"Throughout our existence, humans have been unconscious genetic engineers. In this excellent summary of the most exciting parts of 21st-century biology, Beth Shapiro shows how we have inadvertently shaped the natural world, producing extinctions and slowly altering domestic animals. Above all, she optimistically describes how we might be able to use our new conscious ability to engineer genomes to save species and deliberately change the world for the better."
– Professor Matthew Cobb, University of Manchester
"An engaging account of how our ancestors' actions, over tens of thousands of years, ended up modifying our genomes and those of countless other species, a thanksgiving for the beauty and bounty wrought by these changes, and a thoughtful, refreshingly optimistic anticipation of what is to come as we, one way or another, exert ever greater control over evolution."
– Austin Burt, professor of evolutionary genetics, Imperial College London
"[a] fun-filled survey [...] Shapiro's anecdotes are full of energy [...] Perfect for fans of Mary Roach, this is science writing with much to savour."
– Publishers Weekly
"Deeply thought-provoking [...] Around two to three decades ago the protests against genetically modified food types seemed warranted and necessary due to far too many unknowns. Now, with more precise genetic editing, examples such as Golden Rice discussed by Shapiro demonstrate that we are now in more nuanced times, and this is a topic that does need to be examined and more closely debated. Shapiro's book is timely and well worth reading."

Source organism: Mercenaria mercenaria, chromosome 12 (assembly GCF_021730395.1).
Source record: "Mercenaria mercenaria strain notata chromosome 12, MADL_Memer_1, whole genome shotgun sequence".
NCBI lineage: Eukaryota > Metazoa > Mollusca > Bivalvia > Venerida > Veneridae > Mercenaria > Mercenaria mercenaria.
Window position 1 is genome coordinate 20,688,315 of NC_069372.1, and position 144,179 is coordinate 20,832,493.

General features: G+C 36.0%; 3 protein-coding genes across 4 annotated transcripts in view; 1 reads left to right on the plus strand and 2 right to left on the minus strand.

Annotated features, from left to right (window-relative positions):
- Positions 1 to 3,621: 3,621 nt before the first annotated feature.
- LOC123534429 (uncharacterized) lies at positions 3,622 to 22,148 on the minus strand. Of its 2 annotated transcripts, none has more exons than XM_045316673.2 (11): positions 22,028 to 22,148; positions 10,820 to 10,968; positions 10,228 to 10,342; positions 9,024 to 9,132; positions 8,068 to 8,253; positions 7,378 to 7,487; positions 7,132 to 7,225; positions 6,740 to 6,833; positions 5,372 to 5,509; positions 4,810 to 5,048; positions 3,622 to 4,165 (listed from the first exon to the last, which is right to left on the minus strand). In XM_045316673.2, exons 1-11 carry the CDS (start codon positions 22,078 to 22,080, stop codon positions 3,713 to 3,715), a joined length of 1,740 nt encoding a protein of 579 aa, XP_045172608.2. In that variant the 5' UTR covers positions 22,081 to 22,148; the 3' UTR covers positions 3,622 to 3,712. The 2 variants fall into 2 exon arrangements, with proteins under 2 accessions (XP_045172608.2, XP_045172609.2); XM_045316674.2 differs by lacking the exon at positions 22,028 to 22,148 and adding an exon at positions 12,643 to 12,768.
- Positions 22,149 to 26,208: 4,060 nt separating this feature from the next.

– Simon Cocking, Irish Tech News
"The scientific study of ancient DNA preserved in extinct species and the possibility of de extinction make for truly fascinating reading. Employing just the right amount of paleontology, history, genomics, and archaeology, Shapiro warns that we stand on the precipice of fashioning a new, unnatural nature. The risk of messing up the future of other species and even the planet itself looms large."
"Shapiro takes readers on a succinct and compelling journey through historical events, inventions, and decisions that have forever changed the course of life on Earth [...] In what is perhaps the greatest accomplishment of Life as We Made It, Shapiro clearly articulates key questions whose answers will define how we think about and use the power we now yield [...] Shapiro offers readers a history lesson from which to pull both caution and inspiration. In doing so, she sets the table for a needed conversation about our lasting imprint on the tree of life. It is up to us to take a seat."
"Beth Shapiro's unmissable book [...] My advice is not to waste time on COP26, and read this book instead [...] She is a thoughtful academic [...] This book brings readers up to date, assessing the impact on research of the COVID-19 event and the appetite for adopting riskier technologies more quickly [...] Life as We Made It turns a potentially chilling threat into a promise – so long as those charged with the process are as far-seeing and practical as its author. That's the challenge upon which readers will be left reflecting."
"Beth Shapiro takes readers on a journey of scientific discovery, explaining how symbiotic relationships between humans and the environment around us have changed – but not always for the better [...]"